By Sabine Maasen
This booklet opens up a brand new path to the learn of information dynamics and the sociology of information. the point of interest is at the function of metaphors as robust catalysts and the booklet dissects their position within the building of theories of data and may for this reason be of significant curiosity to social and cognitive scientists alike.
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Hence, no wonder perhaps that considering metaphors in science has met and still meets with much concern. Throughout the next chapter, we will deal with some of those concerns, yet argue that the lessons to be learned from the manifold usages of metaphors may be different ones: • Apparently, metaphors not only seem to be inevitable, they even seem to make sense. That is, they produce meaning in various discourses. They are what we once called ‘messengers of meaning’ (Maasen and Weingart 1995). • At the same time, metaphors are intricate elements of language which is most evident in political-moral as well as in (social) scientific discourse.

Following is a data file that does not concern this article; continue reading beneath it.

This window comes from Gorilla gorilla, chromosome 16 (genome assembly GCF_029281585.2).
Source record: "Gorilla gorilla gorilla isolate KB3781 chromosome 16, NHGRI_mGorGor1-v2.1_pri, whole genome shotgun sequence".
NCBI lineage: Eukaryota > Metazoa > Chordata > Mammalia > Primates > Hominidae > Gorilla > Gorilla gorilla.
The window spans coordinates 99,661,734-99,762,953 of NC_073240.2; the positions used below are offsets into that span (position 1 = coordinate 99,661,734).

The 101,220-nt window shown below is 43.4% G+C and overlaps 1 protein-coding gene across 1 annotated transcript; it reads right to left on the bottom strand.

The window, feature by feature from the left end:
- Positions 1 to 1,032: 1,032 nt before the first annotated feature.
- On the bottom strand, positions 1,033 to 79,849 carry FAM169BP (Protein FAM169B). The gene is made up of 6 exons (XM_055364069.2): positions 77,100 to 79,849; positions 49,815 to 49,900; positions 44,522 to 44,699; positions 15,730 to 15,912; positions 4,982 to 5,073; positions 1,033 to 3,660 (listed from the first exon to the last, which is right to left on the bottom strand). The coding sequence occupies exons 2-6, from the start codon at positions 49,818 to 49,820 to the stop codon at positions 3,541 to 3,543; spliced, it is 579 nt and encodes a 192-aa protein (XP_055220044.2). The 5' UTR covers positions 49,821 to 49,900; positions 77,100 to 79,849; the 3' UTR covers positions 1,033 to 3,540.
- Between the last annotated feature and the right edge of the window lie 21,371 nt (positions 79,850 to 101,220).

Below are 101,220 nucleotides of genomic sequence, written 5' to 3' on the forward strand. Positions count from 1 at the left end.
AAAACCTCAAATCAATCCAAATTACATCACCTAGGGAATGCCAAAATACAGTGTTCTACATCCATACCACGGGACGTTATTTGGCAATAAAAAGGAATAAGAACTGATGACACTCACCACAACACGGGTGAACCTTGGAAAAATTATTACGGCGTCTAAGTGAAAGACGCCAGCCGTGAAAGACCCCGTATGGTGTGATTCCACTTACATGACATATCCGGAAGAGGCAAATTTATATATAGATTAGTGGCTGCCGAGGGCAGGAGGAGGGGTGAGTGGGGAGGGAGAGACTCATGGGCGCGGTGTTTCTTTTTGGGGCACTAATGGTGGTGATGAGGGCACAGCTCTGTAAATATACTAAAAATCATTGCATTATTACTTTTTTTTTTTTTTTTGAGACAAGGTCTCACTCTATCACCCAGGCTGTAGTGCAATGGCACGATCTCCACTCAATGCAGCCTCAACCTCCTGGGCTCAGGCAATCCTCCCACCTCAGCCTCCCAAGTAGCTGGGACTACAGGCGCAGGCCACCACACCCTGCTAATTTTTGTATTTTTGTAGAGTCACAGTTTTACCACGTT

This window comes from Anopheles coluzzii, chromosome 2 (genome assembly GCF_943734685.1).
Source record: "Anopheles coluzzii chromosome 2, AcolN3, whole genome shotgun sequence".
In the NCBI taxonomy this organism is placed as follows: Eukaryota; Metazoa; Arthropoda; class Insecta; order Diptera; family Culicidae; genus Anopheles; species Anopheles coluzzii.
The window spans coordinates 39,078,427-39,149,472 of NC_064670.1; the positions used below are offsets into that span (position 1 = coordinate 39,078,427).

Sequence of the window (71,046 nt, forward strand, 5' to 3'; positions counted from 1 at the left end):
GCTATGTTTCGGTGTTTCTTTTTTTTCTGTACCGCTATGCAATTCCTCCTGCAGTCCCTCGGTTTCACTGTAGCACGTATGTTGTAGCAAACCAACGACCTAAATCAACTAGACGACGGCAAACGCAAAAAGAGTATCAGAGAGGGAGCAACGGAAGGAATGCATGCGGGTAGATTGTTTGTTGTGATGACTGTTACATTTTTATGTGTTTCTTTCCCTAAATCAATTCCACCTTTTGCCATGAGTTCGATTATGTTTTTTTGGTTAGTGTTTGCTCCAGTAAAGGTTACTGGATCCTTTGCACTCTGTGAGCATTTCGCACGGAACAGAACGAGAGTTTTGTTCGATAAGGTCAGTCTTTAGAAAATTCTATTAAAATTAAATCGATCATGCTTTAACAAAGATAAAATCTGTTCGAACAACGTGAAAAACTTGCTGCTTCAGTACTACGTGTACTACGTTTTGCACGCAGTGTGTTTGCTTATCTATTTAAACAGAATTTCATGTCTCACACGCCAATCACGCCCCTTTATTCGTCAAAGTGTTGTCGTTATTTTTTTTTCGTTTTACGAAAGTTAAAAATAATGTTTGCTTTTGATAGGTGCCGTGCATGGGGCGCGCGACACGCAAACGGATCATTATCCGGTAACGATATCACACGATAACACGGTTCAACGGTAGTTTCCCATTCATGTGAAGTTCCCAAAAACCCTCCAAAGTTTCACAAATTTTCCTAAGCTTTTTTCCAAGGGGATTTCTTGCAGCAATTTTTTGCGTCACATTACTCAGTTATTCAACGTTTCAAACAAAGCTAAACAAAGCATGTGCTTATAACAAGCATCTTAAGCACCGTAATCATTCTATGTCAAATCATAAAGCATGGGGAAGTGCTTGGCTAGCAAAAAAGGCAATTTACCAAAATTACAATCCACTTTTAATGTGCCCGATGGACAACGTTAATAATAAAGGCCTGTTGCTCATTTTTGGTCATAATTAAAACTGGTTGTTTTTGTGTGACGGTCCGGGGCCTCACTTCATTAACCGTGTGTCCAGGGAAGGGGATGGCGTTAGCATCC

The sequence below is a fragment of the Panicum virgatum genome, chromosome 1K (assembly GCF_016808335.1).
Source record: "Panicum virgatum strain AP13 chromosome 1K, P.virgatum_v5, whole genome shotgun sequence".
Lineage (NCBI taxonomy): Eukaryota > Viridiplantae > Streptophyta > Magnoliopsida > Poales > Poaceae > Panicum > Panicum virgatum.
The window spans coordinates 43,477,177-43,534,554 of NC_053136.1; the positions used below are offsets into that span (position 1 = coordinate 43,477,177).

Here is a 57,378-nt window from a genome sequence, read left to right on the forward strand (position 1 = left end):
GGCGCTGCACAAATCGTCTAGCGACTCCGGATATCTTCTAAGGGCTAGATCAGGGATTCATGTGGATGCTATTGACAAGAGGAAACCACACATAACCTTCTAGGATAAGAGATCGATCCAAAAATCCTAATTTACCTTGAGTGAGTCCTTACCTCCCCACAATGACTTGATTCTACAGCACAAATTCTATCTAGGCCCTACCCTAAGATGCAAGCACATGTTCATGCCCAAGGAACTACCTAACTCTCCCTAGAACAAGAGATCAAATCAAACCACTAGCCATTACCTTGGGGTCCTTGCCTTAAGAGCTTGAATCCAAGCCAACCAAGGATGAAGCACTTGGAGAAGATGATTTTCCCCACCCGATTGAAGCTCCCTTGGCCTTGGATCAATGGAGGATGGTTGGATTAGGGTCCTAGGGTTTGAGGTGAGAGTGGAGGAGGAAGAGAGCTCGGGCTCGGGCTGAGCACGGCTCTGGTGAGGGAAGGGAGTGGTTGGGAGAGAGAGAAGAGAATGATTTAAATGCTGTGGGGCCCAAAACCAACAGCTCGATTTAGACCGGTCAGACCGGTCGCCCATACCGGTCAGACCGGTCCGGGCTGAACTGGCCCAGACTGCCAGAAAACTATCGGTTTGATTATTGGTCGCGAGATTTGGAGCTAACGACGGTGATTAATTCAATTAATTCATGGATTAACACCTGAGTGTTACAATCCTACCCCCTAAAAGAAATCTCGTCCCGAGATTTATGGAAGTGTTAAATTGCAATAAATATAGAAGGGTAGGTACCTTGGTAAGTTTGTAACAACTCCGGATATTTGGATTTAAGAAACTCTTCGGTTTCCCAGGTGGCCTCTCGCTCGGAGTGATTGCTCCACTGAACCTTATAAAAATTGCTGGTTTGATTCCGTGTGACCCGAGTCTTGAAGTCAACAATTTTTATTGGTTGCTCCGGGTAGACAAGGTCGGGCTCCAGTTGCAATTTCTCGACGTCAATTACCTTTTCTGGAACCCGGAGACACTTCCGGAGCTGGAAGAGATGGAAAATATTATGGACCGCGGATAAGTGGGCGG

To order these interactions, one may, as for instance Cathleen Crider and Leonard Cirillo do, differentiate between different systems of interpretation and functions of metaphors depending on the social context and the goals of the speakers (Crider and Cirillo 1991:171),20 yet we prefer to observe and discuss the processing of metaphors on a sociology of knowledge level, proceeding from a discourse-analytical approach. Enlightened by the metaphor accounts given above, a discourse-analytical approach conceives of metaphors as single discursive elements within a broader discursive context to be identified by their relative lack of familiarity.
Harrington 1995:368). Although metaphors of wholeness became ubiquitous, Harrington notes that this ‘racializing’ of the overarching cosmology with the help of holistic life and mind sciences was by no means an ‘inevitable thrust of a causal intellectual trajectory’ but rather ‘due to the choices that got made, metaphoric Metaphors in knowledge dynamics 29 structurings that were sewn, that were not inevitable but that, once established, could work as a powerful independent force’ (Harrington 1995:376).